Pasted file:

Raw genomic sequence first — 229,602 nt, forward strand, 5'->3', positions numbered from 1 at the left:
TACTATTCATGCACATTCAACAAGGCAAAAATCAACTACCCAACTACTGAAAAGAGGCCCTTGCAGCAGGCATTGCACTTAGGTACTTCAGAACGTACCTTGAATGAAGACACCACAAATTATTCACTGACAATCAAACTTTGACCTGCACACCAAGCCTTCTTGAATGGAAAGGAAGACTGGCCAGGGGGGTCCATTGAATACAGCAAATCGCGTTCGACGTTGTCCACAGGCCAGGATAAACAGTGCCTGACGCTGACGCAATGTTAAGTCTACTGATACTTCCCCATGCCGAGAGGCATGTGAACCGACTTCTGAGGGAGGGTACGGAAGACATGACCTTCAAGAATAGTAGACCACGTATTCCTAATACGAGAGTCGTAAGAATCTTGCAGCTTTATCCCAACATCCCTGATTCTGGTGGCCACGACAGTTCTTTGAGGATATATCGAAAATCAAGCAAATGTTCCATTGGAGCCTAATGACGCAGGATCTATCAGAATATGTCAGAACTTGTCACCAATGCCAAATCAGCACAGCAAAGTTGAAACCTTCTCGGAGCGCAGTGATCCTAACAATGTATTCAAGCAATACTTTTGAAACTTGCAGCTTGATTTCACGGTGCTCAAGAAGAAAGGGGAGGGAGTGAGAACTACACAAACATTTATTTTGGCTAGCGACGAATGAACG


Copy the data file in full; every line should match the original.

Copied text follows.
Raw genomic sequence first — 229,602 nt, forward strand, 5'->3', positions numbered from 1 at the left:
TACTATTCATGCACATTCAACAAGGCAAAAATCAACTACCCAACTACTGAAAAGAGGCCCTTGCAGCAGGCATTGCACTTAGGTACTTCAGAACGTACCTTGAATGAAGACACCACAAATTATTCACTGACAATCAAACTTTGACCTGCACACCAAGCCTTCTTGAATGGAAAGGAAGACTGGCCAGGGGGGTCCATTGAATACAGCAAATCGCGTTCGACGTTGTCCACAGGCCAGGATAAACAGTGCCTGACGCTGACGCAATGTTAAGTCTACTGATACTTCCCCATGCCGAGAGGCATGTGAACCGACTTCTGAGGGAGGGTACGGAAGACATGACCTTCAAGAATAGTAGACCACGTATTCCTAATACGAGAGTCGTAAGAATCTTGCAGCTTTATCCCAACATCCCTGATTCTGGTGGCCACGACAGTTCTTTGAGGATATATCGAAAATCAAGCAAATGTTCCATTGGAGCCTAATGACGCAGGATCTATCAGAATATGTCAGAACTTGTCACCAATGCCAAATCAGCACAGCAAAGTTGAAACCTTCTCGGAGCGCAGTGATCCTAACAATGTATTCAAGCAATACTTTTGAAACTTGCAGCTTGATTTCACGGTGCTCAAGAAGAAAGGGGAGGGAGTGAGAACTACACAAACATTTATTTTGGCTAGCGACGAATGAACG